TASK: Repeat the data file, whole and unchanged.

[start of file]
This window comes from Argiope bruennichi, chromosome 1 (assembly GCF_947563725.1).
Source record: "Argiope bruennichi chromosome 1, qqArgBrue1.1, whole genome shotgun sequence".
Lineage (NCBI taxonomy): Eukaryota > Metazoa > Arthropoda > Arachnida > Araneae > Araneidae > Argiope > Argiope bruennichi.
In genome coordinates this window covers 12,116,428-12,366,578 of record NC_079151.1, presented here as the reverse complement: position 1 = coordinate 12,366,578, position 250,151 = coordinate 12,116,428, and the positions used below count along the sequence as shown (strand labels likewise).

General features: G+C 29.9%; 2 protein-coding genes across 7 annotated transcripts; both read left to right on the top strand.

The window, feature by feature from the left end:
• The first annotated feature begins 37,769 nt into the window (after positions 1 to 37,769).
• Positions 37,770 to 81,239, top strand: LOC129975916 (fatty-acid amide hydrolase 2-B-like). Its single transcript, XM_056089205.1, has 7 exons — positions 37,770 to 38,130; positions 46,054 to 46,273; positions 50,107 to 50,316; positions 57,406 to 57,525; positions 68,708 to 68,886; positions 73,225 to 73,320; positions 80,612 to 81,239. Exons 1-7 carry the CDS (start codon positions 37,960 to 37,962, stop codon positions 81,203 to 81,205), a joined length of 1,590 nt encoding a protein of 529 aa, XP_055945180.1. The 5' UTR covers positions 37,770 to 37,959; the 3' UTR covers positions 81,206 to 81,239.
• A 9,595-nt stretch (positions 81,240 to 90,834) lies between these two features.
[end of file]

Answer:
This window comes from Argiope bruennichi, chromosome 1 (assembly GCF_947563725.1).
Source record: "Argiope bruennichi chromosome 1, qqArgBrue1.1, whole genome shotgun sequence".
Lineage (NCBI taxonomy): Eukaryota > Metazoa > Arthropoda > Arachnida > Araneae > Araneidae > Argiope > Argiope bruennichi.
In genome coordinates this window covers 12,116,428-12,366,578 of record NC_079151.1, presented here as the reverse complement: position 1 = coordinate 12,366,578, position 250,151 = coordinate 12,116,428, and the positions used below count along the sequence as shown (strand labels likewise).

General features: G+C 29.9%; 2 protein-coding genes across 7 annotated transcripts; both read left to right on the top strand.

The window, feature by feature from the left end:
• The first annotated feature begins 37,769 nt into the window (after positions 1 to 37,769).
• Positions 37,770 to 81,239, top strand: LOC129975916 (fatty-acid amide hydrolase 2-B-like). Its single transcript, XM_056089205.1, has 7 exons — positions 37,770 to 38,130; positions 46,054 to 46,273; positions 50,107 to 50,316; positions 57,406 to 57,525; positions 68,708 to 68,886; positions 73,225 to 73,320; positions 80,612 to 81,239. Exons 1-7 carry the CDS (start codon positions 37,960 to 37,962, stop codon positions 81,203 to 81,205), a joined length of 1,590 nt encoding a protein of 529 aa, XP_055945180.1. The 5' UTR covers positions 37,770 to 37,959; the 3' UTR covers positions 81,206 to 81,239.
• A 9,595-nt stretch (positions 81,240 to 90,834) lies between these two features.